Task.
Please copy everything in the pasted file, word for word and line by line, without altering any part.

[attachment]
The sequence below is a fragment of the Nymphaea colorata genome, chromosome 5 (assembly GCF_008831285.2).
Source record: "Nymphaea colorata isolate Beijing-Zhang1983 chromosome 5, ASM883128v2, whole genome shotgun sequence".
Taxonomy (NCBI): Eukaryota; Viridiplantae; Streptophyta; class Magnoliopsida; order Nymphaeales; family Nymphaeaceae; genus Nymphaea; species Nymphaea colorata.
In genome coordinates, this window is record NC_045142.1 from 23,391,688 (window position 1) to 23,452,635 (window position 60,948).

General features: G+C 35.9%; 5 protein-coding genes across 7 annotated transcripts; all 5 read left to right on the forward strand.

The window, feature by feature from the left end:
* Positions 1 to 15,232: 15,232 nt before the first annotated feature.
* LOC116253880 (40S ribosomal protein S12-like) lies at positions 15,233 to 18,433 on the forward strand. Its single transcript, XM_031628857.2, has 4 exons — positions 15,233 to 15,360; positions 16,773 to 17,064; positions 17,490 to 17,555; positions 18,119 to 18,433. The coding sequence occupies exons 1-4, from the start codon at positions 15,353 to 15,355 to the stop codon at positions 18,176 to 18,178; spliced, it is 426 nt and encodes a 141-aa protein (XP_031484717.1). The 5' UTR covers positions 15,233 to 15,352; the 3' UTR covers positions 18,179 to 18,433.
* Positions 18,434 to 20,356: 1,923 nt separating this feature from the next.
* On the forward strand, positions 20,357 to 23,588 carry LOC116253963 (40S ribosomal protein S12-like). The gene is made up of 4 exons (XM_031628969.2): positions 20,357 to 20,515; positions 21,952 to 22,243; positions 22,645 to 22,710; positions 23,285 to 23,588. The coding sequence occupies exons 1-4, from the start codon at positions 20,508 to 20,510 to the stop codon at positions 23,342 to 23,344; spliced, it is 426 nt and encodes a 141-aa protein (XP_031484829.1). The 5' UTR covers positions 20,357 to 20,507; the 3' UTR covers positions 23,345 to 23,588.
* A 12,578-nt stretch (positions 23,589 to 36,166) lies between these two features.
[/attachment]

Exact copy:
The sequence below is a fragment of the Nymphaea colorata genome, chromosome 5 (assembly GCF_008831285.2).
Source record: "Nymphaea colorata isolate Beijing-Zhang1983 chromosome 5, ASM883128v2, whole genome shotgun sequence".
Taxonomy (NCBI): Eukaryota; Viridiplantae; Streptophyta; class Magnoliopsida; order Nymphaeales; family Nymphaeaceae; genus Nymphaea; species Nymphaea colorata.
In genome coordinates, this window is record NC_045142.1 from 23,391,688 (window position 1) to 23,452,635 (window position 60,948).

General features: G+C 35.9%; 5 protein-coding genes across 7 annotated transcripts; all 5 read left to right on the forward strand.

The window, feature by feature from the left end:
* Positions 1 to 15,232: 15,232 nt before the first annotated feature.
* LOC116253880 (40S ribosomal protein S12-like) lies at positions 15,233 to 18,433 on the forward strand. Its single transcript, XM_031628857.2, has 4 exons — positions 15,233 to 15,360; positions 16,773 to 17,064; positions 17,490 to 17,555; positions 18,119 to 18,433. The coding sequence occupies exons 1-4, from the start codon at positions 15,353 to 15,355 to the stop codon at positions 18,176 to 18,178; spliced, it is 426 nt and encodes a 141-aa protein (XP_031484717.1). The 5' UTR covers positions 15,233 to 15,352; the 3' UTR covers positions 18,179 to 18,433.
* Positions 18,434 to 20,356: 1,923 nt separating this feature from the next.
* On the forward strand, positions 20,357 to 23,588 carry LOC116253963 (40S ribosomal protein S12-like). The gene is made up of 4 exons (XM_031628969.2): positions 20,357 to 20,515; positions 21,952 to 22,243; positions 22,645 to 22,710; positions 23,285 to 23,588. The coding sequence occupies exons 1-4, from the start codon at positions 20,508 to 20,510 to the stop codon at positions 23,342 to 23,344; spliced, it is 426 nt and encodes a 141-aa protein (XP_031484829.1). The 5' UTR covers positions 20,357 to 20,507; the 3' UTR covers positions 23,345 to 23,588.
* A 12,578-nt stretch (positions 23,589 to 36,166) lies between these two features.